DISCLAIMER: The Sleep Hollow characters are the property of Sketch Films, K/O Paper Products, and 20th Century Fox Television.  The story contents are the creation and property of Djinn and are copyright (c) 2016 by Djinn. This story is Rated PG-13.

Awake

 

by Djinn

 

 

You're up. Again. Pacing the house like you did your cave. Moving chess pieces at random and contemplating what possible combination of booze and the various painkillers you've collected over the course of on-the-job injuries might make you go to sleep.

 

"Lieutenant?"

 

Crane's voice is soft, and you can hear the worry in it. You've tried to laugh off the not sleeping, but he's watching you now and you can feel it whenever you wake him.

 

You can feel it. Feel him. The change when slumber moves to consciousness. When his fuzzy "What time is it?" state changes to "Is she awake still?"

 

You've been able to feel him go to sleep and wake ever since you pulled him back by will alone from being untethered by that bitch Pandora.

 

"Language," you mutter to yourself, the way you used to in the cave, imagining every caregiver you've ever had saying that to you. Crane wasn't the only person you conjured to keep you company; he was just your favorite and the most reliable.

 

And the most welcome.

 

"Abbie?" His voice holds a note of worry. That slight little hitch you think sounds so perceptible because of his accent. There is a note of dismay in it, too. Like you're disappointing him.

 

But no. He'd never. He's on your side.

 

"I'm fine," you say, and even to you your voice sounds more than a little crazy.

 

"I'm not sure that's true." He is moving slowly behind you, and you don't turn, but you chart the sound of his footsteps.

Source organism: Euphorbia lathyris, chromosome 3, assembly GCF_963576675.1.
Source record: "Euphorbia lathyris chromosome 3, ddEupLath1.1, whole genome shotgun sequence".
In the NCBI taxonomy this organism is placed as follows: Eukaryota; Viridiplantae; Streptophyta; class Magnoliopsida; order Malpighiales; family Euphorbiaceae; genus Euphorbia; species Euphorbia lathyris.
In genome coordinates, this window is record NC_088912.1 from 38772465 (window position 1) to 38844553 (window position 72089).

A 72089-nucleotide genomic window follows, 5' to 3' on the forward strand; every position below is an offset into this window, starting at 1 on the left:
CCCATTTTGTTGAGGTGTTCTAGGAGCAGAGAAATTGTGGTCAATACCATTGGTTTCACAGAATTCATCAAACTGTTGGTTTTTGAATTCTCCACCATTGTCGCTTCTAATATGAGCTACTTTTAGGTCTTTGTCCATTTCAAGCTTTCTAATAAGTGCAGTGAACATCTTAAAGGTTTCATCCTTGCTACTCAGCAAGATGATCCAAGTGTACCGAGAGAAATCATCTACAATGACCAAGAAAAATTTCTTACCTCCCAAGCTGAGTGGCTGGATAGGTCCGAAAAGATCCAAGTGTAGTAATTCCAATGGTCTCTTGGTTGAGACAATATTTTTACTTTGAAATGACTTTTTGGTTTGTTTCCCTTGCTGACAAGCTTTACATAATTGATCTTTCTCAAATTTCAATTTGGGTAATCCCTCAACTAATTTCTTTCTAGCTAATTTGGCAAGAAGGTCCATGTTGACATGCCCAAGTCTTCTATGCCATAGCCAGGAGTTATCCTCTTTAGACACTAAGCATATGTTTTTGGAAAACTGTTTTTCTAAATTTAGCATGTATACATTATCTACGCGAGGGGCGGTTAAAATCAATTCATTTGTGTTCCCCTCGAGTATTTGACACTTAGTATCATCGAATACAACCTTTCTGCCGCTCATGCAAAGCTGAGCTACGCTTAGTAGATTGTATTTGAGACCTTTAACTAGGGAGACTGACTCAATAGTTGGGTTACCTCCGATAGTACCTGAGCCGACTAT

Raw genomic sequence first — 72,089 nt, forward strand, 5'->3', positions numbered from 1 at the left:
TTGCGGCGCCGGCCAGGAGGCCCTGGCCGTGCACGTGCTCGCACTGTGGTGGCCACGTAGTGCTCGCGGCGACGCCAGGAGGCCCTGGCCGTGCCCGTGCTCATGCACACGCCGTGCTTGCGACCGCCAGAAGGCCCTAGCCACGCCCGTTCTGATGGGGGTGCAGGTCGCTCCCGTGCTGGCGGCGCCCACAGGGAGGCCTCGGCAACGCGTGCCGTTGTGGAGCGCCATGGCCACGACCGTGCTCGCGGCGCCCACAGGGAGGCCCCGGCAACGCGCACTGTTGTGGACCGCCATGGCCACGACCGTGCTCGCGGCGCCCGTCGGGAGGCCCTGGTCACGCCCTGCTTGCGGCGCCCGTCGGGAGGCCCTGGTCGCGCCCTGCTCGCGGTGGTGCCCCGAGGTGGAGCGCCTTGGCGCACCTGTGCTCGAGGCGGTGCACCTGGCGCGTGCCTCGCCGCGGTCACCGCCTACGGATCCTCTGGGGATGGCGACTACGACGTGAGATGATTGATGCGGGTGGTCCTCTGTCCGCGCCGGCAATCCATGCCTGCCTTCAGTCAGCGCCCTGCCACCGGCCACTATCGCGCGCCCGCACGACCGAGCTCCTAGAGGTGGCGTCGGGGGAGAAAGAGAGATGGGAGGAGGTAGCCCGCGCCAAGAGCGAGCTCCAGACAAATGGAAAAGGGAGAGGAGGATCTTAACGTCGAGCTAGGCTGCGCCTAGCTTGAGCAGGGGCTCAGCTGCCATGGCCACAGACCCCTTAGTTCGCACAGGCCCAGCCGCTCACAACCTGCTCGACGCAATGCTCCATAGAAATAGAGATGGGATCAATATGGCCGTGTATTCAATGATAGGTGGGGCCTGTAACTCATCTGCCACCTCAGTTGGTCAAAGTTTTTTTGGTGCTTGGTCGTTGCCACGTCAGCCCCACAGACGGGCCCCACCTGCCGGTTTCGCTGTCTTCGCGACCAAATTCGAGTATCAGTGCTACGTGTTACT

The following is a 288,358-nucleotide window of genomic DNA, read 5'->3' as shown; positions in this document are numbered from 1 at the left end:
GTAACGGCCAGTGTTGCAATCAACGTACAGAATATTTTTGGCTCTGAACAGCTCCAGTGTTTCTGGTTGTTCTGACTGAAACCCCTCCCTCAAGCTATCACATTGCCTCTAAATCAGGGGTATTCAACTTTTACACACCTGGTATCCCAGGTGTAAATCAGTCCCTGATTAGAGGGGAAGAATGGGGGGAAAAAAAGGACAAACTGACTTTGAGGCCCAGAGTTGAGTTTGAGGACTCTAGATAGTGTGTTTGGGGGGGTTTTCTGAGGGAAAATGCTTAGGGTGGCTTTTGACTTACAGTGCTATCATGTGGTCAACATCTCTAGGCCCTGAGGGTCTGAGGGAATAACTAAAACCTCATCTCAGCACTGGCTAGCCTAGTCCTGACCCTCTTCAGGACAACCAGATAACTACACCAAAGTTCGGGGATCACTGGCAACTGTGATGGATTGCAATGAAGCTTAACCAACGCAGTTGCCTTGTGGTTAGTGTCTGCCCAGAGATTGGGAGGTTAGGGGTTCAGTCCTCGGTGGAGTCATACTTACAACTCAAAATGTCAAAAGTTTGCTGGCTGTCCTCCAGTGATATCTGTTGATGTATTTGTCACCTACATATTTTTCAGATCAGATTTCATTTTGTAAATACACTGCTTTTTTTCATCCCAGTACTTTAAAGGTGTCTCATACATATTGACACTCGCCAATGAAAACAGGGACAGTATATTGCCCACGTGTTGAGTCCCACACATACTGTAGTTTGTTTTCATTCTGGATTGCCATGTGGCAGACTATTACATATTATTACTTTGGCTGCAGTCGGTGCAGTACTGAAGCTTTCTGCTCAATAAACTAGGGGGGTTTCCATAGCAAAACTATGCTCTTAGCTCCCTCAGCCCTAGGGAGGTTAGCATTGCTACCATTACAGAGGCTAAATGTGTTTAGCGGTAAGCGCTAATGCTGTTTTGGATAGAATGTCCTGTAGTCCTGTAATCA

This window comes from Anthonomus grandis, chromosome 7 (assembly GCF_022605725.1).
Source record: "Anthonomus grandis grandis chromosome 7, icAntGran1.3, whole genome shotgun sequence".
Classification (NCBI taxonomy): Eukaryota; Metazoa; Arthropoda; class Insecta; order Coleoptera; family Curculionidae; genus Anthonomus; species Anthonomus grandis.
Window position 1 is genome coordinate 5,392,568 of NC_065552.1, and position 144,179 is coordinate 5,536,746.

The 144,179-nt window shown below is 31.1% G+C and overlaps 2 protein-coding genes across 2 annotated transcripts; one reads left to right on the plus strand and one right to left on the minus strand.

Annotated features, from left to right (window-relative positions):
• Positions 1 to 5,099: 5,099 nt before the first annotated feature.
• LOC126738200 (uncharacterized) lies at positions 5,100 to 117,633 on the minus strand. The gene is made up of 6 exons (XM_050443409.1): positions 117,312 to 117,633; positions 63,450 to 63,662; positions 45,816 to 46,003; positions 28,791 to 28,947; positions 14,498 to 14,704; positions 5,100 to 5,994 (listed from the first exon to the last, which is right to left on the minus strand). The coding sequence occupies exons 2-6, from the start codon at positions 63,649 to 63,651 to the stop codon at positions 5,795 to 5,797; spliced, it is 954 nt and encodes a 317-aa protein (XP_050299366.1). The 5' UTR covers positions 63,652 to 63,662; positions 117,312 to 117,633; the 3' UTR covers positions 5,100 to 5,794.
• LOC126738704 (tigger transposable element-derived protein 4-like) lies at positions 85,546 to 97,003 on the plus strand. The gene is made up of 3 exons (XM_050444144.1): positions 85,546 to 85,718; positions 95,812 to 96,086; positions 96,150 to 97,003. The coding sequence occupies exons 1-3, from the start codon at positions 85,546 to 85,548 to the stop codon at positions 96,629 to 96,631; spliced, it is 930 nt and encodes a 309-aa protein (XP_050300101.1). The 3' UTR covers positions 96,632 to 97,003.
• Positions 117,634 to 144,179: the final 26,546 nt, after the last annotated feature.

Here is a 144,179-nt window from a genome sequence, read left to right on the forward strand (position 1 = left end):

Hearing other people is the biggest luxury of being back. Seeing them—well, you won't tell him this, but there were times you saw him and Jenny and all the other people who kept you company during your "time away" as everyone is calling it to avoid saying what it really was.

 

Prison.

 

Death, only without the dying.

 

Nothing. Everything. Too much.

 

Not enough.

 

The floorboard creaks, and you smile. That sound. Lovely in its simplicity: Crane steps and the board reacts.

 

In the wasteland, you only heard the wind blowing sand, and it was a gentle sound that you had to strain to hear. It became white noise, leaving you longing for stronger sounds: the ping of a microwave, the whirr of your phone vibrating, Crane's soft breathing as he worked beside you in the archives.

 

Crane. He is right behind you. You can hear him lift his arm, can almost feel the resolve in him to this time get to the bottom of this.

 

"Don't," you say before he can touch you.

 

His movement stops. You imagine his confusion.

 

"I'm sorry," he says and you can hear it in his voice, a hopelessness. He's no doubt wondering why he can't fix you? You've wondered that yourself.